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Windtech International July August 2024 issue






More Exhibitors and Visitors for Third Edition
ImageFor the third time WindEnergy was held in Hamburg, Germany, this year between 16 and 19 May. There were some 10,000 visitors (compared with 8,000 last time), with about 30% of them from abroad (27% in 2004). During the four days of the fair, more than 330 companies from 26 nations presented their products and services for all aspects of the wind industry; nearly 50% of exhibitors were from abroad.

By Floris Siteur, Publisher, Windtech International

{access view=!registered}Only logged in users can view the full text of the article.{/access}{access view=registered}The Hamburg fair is trying to establish itself in the busy annual schedule of international events. Since the first fair in 2002 the show has grown with every edition, with more exhibitors and more visitors. This show can be seen more as a trade fair and less as a conference. There was an accompanying programme under the heading dialog@WindEnergy, but the character of the sessions was more on the dialog (as the name already indicates) than on scientific or technical issues. Such an event also attracts a different kind of audience to that of, for example, the annual EWECs organised by the EWEA. Visitors are more looking to do business than to enhance their knowledge.

From the Floor
ImageSix national pavilions were organised at WindEnergy 2006. Companies from the USA, Canada, UK, Denmark and Sweden presented their products and services in a combined booth. Most turbine manufacturers were present at the show; however, two of the big players were not exhibiting. Of course, the component suppliers were also present. For these manufacturers it was more important to be present than actually selling. Some of the manufacturers are already taking orders for 2008 and it seems that the turbine shortage will not be solved in the near future. Some manufacturers are trying to increase their capacity by vertical integration since the main bottleneck for the shortage lies at the component suppliers.

Wandering through the aisles and talking to the exhibitors I received mixed feedback. There seemed to be less traffic at the show than at some other shows but this impression may partly have been caused by the big and broad aisles. Some exhibitors were disappointed by this but others said they had more and better conversations compared with shows where the aisles are packed with people. Overall, a majority of the exhibitors were satisfied with the results of the show.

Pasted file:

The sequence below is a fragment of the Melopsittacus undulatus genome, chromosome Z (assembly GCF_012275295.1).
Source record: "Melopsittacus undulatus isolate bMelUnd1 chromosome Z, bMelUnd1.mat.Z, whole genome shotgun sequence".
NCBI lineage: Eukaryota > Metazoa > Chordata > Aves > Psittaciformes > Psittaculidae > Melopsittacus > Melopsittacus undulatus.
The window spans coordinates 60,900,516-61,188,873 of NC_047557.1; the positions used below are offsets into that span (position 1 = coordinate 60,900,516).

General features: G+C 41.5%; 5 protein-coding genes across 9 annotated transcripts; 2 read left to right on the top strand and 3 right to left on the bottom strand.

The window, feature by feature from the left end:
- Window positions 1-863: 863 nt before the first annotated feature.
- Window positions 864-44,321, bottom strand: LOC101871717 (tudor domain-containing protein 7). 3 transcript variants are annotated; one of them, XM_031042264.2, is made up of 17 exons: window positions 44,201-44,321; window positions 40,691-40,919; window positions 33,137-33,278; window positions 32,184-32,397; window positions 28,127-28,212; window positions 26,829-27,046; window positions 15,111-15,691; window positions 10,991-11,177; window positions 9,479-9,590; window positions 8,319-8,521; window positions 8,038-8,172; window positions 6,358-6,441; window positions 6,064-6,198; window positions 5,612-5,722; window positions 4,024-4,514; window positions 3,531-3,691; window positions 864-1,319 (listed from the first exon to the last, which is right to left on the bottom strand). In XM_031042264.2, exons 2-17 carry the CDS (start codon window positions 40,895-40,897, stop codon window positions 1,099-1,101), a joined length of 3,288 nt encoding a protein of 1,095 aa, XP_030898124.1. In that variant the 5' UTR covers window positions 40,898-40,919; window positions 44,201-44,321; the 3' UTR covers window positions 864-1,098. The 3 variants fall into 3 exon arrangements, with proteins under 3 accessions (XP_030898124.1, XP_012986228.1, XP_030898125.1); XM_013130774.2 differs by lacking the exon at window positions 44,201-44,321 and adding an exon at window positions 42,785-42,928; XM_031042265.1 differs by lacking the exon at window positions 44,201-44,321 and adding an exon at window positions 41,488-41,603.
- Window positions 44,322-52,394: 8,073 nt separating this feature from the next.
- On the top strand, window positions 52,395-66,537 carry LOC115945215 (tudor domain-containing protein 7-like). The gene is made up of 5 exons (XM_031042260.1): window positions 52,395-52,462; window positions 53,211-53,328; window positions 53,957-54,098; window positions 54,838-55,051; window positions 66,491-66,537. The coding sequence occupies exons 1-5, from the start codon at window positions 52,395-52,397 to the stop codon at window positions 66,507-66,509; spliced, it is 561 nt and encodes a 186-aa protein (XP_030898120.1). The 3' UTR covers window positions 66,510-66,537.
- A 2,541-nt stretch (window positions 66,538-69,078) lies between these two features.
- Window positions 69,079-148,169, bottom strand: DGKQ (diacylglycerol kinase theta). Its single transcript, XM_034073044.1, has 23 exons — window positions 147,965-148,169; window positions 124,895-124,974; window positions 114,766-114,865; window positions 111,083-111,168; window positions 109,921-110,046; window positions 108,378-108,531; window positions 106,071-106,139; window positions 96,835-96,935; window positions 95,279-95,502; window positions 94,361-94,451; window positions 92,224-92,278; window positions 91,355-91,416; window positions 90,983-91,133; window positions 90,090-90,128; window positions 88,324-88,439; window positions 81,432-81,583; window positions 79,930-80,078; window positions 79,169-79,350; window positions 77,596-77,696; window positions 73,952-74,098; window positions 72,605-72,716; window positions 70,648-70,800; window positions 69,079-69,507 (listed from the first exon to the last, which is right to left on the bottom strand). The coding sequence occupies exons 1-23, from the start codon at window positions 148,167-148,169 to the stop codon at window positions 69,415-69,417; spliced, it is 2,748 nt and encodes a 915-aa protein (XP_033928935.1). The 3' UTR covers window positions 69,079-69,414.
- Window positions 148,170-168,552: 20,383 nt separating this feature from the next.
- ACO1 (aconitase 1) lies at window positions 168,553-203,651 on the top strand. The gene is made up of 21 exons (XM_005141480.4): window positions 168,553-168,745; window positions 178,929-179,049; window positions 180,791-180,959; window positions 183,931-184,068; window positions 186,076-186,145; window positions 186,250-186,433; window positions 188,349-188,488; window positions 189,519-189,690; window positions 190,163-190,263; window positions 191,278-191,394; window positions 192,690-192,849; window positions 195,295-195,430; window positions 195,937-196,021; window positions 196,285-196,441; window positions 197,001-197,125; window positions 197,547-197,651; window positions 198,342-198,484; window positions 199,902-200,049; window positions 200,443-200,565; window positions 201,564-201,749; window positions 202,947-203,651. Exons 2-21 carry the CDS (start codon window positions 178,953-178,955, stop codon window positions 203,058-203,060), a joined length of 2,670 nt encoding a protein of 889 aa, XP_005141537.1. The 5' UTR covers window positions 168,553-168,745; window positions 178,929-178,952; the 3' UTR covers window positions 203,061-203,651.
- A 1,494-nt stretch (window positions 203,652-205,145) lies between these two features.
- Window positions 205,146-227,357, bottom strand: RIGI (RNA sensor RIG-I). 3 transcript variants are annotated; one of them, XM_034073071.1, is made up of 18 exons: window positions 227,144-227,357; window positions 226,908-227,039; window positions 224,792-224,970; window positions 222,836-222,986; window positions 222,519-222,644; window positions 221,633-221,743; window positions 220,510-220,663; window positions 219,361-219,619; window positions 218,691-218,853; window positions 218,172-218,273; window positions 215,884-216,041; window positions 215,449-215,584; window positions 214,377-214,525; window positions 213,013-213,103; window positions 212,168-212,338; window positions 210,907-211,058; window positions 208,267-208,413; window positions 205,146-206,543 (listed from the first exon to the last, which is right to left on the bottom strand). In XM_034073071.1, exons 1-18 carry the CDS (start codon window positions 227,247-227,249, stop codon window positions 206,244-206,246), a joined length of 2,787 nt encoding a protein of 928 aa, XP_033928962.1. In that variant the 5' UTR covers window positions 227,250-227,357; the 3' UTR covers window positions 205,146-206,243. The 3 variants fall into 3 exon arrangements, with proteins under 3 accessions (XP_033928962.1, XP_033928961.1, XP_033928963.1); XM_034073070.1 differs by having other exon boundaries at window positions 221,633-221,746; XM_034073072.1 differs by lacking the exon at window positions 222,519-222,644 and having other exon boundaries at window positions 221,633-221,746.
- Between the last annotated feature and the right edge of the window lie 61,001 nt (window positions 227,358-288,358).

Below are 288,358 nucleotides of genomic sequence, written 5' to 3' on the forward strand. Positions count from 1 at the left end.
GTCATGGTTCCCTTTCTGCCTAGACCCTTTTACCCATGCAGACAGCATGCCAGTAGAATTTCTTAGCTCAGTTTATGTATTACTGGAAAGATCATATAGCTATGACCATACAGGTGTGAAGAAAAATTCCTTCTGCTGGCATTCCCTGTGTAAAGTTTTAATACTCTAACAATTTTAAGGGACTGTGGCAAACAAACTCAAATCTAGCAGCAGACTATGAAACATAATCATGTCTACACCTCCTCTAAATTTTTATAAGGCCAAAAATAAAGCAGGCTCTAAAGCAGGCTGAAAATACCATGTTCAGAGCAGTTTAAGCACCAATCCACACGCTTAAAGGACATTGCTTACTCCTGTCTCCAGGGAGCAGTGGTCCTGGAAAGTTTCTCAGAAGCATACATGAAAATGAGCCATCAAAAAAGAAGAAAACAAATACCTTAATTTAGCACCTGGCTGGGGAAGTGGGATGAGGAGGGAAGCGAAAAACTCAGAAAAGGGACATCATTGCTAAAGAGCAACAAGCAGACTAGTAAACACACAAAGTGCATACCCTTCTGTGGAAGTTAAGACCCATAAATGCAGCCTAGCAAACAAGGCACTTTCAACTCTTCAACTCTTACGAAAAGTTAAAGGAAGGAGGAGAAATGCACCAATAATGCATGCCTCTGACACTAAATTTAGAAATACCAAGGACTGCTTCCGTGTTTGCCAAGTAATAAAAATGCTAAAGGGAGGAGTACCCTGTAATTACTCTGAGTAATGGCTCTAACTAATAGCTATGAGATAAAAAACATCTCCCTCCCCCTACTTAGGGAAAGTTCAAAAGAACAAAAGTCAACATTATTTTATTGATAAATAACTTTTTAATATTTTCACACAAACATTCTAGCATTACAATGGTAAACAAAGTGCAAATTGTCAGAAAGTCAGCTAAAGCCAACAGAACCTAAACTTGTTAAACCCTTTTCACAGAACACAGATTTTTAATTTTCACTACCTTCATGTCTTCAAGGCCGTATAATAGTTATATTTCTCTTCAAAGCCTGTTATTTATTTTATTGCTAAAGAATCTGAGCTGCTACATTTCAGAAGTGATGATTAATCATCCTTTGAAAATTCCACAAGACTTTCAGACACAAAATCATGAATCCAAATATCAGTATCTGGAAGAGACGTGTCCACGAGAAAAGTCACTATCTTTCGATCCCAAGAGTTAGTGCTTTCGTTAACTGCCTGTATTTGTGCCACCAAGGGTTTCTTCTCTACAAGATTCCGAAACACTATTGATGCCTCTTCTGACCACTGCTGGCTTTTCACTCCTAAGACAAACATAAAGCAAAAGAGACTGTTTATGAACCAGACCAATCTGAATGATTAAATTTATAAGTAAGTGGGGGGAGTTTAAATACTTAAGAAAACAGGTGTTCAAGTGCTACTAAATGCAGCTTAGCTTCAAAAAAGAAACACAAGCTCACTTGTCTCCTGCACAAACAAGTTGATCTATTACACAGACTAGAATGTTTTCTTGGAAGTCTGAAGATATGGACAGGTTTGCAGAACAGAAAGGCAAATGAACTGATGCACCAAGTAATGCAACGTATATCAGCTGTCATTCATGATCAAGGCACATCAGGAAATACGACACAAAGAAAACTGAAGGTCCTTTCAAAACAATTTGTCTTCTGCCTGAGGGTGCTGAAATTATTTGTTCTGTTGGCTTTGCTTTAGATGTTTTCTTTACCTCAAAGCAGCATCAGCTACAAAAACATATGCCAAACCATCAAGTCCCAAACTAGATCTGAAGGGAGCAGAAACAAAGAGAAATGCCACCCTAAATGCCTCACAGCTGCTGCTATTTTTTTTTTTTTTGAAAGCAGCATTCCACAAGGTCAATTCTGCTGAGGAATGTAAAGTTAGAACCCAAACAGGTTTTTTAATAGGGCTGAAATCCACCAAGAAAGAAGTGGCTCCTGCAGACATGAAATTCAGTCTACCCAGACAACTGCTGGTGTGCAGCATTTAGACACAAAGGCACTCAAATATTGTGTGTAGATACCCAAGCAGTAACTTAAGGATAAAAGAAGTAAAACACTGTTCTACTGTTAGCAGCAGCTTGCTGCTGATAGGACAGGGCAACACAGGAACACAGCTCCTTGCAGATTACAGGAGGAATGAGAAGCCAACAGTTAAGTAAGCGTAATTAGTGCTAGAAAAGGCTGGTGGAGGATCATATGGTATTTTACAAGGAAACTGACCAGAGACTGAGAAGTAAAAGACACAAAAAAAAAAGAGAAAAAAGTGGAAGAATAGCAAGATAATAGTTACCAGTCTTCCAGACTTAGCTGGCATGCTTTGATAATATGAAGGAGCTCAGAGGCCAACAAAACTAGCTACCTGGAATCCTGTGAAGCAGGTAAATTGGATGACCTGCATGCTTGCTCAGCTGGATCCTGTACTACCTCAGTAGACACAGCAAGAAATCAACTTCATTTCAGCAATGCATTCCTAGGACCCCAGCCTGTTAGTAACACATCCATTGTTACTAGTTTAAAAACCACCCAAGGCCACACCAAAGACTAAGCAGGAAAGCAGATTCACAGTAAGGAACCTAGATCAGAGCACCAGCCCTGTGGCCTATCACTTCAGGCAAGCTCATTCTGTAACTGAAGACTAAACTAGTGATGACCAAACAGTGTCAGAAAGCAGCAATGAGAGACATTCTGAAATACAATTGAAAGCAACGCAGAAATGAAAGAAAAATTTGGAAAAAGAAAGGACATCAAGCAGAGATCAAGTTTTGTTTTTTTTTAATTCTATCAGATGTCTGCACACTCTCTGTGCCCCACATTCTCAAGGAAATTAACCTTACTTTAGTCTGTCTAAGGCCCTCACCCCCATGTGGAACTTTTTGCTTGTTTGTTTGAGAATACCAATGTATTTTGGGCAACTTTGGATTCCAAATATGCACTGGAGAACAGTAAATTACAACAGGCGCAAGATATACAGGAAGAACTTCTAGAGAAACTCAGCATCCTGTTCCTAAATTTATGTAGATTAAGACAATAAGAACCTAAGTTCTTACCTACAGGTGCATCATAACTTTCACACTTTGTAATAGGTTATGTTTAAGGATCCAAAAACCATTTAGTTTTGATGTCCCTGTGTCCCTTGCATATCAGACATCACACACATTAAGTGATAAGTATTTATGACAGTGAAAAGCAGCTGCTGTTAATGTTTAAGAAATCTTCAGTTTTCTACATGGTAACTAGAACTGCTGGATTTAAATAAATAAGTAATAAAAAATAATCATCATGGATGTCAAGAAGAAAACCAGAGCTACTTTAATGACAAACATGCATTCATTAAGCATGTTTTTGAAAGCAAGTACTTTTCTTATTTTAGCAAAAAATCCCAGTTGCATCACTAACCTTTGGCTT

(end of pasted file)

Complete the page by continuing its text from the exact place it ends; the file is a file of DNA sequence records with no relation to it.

<CEO Forum
As at almost every show a CEO forum was held. Two CEOs from turbine manufactures, two CEOs from utility companies, one CEO from a component supplier and the president of the EWEA, Arthouros Zervos, participated in the round-table conversation. Dr Fritz Vahrenholt from REpower predicted a further consolidation for the turbine manufactures and maturing of the industry. In his opinion, to survive a manufacturer should grow more than the annual average growth of the market. Around 2010 there will be five to six international players left according to Vahrenholt. These players could come from the USA, Germany, Denmark, Spain and even China. Thomas Richterich, CEO of Nordex, shares the opinion that they should grow more than the market to survive and that there is the need that the component suppliers should increase their capacity quickly and dramatically. Eddy O’Conner, CEO of Airtricity, says that if wind energy wants to become a mainstream energy source, offshore wind is essential. Unfortunately, offshore developments are delayed at the moment due to several factors.
ImageAnother issue is that for Europe a new and bigger grid is necessary. The question is, who has to pay for such a grid. It should be done by the grid users but this must be arranged by the politicians. That is another crucial issue for this industry. The industry is too dependent on politicians and that makes it difficult for wind to become a real mainstream energy source.

Husum versus Hamburg
It is commonly known that Husumwind and WindEnergy are competing with each other and many people compare the shows. Competition is good for business and both shows want to become/stay the leading event for Germany. Husumwind has established itself over the last 30 years. In that sense it is not fair to compare the shows only on numbers and statistical information. Husumwind is seen as the event to catch up with people and meet old and new friends. The social character of the show is a strong competitive advantage. On the other hand, Hamburg has a great facility with the new buildings and has enough room to grow. Also there are plenty of hotels and other accommodation close by, and Hamburg Airport makes it easy for international visitors to attend the event. I don’t know if there is room for two major German shows and Husumwind is certainly not willing or intending to give up its current position. However, although Hamburg is not there yet, I see the potential for WindEnergy to become a real international industry fair. Only the future will tell.
The next WindEnergy – International Trade Fair will be held by Hamburg Messe from 20 to 23 May 2008.{/access}
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